“I knew I wanted to become a mom when I started babysitting in middle school. My sister and I grew up with some wild imaginations and created so many pretend games of our own. I was still playing pretend all the way into middle school. Yes, middle school! We made up some amazing games. And we had a blast.
That playful manner carried over into babysitting. I loved watching the joy on a child’s face while playing a game they enjoyed, seeing them learn something new for the first time, watching them experience a new movie or cartoon and fall in love with it and how excited they got when I came over to babysit. It was, and still is, an amazing feeling knowing I was the cause of some of that joy.
I am also very close with my parents and my relationship with them was a huge deciding factor in becoming a parent myself. My mom is and always will be one of my best friends. I spoke with her a lot about the possibility of becoming a single mother and she was always supportive of me. I never spoke with my dad specifically about someday deciding to become a single mom, however, he has always been supportive in everything I do and I had no doubt in my mind he would approve.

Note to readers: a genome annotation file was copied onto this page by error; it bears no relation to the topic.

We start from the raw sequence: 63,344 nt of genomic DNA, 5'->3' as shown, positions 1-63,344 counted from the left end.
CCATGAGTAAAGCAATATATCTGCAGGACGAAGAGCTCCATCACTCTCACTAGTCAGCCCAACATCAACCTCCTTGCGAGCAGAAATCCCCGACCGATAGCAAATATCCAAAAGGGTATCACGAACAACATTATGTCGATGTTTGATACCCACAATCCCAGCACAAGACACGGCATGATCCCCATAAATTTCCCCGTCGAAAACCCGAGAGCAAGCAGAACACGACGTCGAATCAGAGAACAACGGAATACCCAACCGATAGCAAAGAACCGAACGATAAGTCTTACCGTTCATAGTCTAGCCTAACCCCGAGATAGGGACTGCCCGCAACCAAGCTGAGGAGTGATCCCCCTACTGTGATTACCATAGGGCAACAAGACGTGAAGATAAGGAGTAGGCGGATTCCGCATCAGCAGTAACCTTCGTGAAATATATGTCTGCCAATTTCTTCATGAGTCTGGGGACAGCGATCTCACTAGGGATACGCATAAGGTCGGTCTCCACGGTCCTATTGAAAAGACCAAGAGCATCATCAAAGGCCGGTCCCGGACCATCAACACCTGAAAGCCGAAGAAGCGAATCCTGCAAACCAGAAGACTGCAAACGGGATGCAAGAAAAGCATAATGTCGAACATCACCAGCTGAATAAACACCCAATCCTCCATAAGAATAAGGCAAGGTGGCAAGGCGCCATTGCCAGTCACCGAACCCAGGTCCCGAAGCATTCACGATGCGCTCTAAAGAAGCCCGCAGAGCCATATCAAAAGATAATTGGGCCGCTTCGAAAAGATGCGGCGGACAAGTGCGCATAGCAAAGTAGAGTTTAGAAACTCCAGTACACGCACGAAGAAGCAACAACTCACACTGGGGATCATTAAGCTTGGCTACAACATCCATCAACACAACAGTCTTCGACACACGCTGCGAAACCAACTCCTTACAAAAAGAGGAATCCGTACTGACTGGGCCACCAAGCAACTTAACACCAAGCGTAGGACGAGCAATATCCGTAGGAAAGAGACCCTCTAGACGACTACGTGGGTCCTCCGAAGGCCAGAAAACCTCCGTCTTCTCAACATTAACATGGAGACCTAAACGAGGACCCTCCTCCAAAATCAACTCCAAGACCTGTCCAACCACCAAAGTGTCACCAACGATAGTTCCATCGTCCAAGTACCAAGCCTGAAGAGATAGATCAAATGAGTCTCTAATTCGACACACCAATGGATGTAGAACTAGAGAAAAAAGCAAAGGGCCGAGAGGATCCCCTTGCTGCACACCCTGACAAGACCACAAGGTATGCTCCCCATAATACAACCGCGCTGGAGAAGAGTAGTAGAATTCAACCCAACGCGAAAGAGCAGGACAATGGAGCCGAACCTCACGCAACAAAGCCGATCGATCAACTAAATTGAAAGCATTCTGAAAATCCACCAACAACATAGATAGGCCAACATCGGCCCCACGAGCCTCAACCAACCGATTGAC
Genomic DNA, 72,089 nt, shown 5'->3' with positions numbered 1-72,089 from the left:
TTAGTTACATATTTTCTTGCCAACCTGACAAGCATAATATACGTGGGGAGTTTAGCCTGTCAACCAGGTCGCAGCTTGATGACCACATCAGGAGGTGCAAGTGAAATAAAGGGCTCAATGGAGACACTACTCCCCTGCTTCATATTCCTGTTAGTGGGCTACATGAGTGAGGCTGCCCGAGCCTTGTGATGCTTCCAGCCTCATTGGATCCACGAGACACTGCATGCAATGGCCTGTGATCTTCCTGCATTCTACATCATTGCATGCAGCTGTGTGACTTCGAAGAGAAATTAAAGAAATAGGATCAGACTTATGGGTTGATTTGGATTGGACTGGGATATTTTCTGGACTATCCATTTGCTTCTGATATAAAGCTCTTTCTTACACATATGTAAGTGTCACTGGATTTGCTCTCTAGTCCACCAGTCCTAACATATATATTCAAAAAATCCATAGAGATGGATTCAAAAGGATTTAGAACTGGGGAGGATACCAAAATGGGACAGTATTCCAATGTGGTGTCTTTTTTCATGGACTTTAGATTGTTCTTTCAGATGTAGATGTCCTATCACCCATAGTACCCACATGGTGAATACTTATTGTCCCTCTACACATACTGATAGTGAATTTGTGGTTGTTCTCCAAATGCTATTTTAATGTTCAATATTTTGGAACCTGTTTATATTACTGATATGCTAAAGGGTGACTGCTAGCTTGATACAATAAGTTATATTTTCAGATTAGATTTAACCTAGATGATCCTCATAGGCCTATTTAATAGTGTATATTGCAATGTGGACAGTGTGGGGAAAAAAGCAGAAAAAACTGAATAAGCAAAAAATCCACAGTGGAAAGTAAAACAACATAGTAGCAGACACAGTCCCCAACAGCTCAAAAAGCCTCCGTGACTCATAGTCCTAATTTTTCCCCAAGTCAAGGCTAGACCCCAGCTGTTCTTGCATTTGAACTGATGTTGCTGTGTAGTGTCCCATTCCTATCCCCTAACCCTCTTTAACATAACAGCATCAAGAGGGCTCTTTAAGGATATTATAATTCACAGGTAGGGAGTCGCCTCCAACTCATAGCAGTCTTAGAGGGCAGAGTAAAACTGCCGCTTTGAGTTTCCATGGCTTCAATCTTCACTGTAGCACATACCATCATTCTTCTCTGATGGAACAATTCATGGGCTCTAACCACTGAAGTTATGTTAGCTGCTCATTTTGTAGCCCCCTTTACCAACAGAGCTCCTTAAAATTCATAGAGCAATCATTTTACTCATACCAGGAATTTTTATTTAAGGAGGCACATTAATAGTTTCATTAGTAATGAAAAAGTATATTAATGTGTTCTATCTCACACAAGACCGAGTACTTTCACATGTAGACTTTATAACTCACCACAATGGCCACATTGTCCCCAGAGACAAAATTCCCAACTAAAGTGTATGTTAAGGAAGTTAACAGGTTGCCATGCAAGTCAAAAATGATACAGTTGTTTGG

After college and watching the majority of my friends have their own kids, I decided I did not want my having kids to depend on finding a significant other. I have always been a very independent (and impatient!) person and was never really afraid of becoming a single parent. Due to my shy personality, I kind of always pictured myself as a single parent anyways. It was always easier to picture myself raising kids alone than with someone else. By the time I was 29, I decided I did not want to wait any longer.